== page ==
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EBITDA vs. gross profit

EBITDA vs gross profit

EBITDA vs. gross profit – A quick overview

Gross profit and EBITDA (earnings before interest, taxes, depreciation, and amortization) show different forms of a company's profit. Both financial metrics can be found on the income statement and are used to assess the company's financial performance.

However, the two metrics are calculated differently. EBITDA considers variable and fixed costs, giving a complete view of a company's profitability. On the other hand, gross profit only considers variable costs and excludes fixed costs. Gross profit shows how profitable the actual product is after subtracting the material expenses of that product. It does not account for any fixed costs. 

Investors and financial analysts usually look at both financial metrics. However, they prefer to look at EBITDA first as it gives a more comprehensive view of a company's profitability.

What is gross profit?

Gross profit is the income earned by a company after subtracting the direct cost of production or cost of goods sold (COGS). It measures how profitable the products sold by the company are.

For example, if Apple sells you an iPhone for USD 1,000 and has material costs of USD 600, it makes USD 400 in gross profit. Naturally, this figure excludes the iPhone's fixed costs and development costs. We only discuss revenues minus material costs directly linked to one unit sold.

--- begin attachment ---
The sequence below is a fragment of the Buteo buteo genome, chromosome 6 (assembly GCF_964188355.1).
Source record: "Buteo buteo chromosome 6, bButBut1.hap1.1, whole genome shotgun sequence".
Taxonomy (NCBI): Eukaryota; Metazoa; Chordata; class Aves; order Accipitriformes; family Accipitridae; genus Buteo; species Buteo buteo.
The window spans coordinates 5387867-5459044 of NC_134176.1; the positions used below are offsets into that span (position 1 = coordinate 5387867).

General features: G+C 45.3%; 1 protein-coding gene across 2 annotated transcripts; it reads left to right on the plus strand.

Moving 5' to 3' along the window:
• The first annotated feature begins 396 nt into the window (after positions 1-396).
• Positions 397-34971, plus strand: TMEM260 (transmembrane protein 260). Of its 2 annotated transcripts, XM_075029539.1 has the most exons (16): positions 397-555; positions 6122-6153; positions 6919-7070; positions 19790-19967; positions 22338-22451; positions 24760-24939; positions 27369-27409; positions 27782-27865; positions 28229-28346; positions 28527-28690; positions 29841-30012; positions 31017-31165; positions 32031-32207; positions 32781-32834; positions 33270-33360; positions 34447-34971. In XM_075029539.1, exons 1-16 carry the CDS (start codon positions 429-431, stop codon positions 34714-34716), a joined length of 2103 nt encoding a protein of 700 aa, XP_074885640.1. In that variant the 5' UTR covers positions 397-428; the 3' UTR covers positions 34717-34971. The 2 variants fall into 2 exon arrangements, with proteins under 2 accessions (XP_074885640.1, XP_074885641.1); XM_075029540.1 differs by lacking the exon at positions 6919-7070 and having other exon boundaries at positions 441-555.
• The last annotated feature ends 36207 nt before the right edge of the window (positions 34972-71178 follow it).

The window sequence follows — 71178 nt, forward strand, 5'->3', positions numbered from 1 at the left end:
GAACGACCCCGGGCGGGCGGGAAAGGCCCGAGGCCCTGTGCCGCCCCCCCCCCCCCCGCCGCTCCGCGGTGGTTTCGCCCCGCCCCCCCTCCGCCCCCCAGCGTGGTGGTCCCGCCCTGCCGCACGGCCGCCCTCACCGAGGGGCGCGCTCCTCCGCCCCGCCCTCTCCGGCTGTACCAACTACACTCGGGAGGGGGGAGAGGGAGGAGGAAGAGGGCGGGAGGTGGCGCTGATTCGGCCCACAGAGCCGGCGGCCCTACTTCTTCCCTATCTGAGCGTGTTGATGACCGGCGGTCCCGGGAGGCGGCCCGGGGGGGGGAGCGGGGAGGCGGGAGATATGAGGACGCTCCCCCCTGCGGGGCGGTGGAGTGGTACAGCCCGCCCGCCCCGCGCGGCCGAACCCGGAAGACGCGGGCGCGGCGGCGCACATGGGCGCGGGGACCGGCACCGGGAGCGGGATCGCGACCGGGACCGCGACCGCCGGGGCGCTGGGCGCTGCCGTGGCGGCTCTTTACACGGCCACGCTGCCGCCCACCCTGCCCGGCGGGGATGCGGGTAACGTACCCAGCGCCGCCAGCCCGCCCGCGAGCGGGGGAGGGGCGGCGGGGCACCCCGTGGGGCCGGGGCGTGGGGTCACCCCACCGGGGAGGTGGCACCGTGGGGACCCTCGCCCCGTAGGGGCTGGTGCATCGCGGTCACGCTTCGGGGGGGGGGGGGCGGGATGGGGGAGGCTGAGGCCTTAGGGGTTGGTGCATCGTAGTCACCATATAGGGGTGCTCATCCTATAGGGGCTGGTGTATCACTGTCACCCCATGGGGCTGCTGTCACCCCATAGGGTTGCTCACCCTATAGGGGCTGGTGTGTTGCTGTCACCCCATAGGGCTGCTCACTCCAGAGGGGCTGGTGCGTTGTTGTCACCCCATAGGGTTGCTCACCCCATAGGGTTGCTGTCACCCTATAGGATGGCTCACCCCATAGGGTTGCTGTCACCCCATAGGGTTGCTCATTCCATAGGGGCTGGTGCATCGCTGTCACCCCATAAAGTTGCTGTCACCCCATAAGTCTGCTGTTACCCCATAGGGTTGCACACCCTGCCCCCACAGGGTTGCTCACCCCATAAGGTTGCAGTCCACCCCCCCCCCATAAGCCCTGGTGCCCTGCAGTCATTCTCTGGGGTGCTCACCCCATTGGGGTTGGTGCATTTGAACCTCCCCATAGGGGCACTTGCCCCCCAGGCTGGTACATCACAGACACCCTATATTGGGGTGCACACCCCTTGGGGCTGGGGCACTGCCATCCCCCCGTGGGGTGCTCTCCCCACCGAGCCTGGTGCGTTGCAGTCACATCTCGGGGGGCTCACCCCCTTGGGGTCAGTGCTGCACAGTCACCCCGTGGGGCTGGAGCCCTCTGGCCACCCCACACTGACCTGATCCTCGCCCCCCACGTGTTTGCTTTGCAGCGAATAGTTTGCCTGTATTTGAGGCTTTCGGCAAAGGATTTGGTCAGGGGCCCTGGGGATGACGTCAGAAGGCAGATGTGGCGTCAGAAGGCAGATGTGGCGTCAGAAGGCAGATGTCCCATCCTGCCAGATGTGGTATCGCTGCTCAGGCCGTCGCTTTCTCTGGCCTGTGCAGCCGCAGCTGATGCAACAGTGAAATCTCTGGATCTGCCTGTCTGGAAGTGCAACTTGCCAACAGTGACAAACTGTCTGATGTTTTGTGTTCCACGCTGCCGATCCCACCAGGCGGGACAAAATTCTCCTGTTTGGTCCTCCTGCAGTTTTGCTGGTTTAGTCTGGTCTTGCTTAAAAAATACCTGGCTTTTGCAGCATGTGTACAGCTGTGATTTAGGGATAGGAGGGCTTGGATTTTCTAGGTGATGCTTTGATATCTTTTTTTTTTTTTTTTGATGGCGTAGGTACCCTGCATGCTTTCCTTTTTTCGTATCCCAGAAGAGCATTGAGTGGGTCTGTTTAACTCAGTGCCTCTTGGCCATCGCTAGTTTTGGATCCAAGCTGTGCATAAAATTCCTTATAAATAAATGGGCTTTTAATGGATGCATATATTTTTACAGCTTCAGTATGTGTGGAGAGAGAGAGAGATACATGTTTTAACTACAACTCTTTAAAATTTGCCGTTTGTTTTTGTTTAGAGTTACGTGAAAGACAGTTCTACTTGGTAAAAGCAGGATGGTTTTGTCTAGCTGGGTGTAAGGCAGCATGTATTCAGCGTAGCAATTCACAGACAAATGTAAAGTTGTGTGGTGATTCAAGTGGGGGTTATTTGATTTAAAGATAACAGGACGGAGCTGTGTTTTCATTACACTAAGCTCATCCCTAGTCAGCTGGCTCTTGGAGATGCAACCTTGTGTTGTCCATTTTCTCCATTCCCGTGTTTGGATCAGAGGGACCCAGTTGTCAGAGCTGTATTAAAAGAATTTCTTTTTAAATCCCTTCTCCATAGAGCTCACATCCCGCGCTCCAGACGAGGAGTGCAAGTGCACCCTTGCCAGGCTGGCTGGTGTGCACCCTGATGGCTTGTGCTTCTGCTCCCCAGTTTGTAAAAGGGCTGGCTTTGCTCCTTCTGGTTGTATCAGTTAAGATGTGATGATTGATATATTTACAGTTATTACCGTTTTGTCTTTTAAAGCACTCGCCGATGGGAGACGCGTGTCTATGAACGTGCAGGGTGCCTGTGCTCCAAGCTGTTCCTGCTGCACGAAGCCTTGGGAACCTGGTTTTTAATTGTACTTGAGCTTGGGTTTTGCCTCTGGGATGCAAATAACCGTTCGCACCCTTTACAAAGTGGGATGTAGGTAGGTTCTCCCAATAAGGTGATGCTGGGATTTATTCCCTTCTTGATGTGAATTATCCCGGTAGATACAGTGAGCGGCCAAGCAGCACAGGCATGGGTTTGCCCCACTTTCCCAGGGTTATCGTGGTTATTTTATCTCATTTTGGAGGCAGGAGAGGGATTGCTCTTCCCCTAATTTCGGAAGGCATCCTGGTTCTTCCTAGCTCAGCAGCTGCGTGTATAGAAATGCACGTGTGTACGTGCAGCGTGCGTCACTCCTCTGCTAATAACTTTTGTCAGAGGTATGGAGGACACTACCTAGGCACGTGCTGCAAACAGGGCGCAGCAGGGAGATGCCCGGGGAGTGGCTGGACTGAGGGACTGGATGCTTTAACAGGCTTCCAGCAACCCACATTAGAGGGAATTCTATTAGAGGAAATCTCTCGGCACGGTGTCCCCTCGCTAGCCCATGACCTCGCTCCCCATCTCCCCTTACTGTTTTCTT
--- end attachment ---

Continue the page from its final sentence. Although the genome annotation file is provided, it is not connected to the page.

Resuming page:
How to calculate gross profit

How to calculate gross profit

The formula to calculate gross profit is pretty simple. It's the first two line items of the income statement:

  • Total revenue

  • Material expenses or Cost of goods sold (COGS)

  • (=) Gross profit

Revenues are the total income from the sale of products. COGS are direct labor associated with producing the said product. In simple terms, you can think of them as material costs. The more products you sell, the more material costs and direct labor you will have. These costs are also referred to as variable costs. When you subtract COGS from sales revenue, you end up with gross profit. 

The higher gross profit, the more efficiently a company produces its products. However, gross profit is only one part of profitability. Expenses unrelated to the units produced, such as administration, rent or marketing costs, are not included. That's where EBITDA comes in.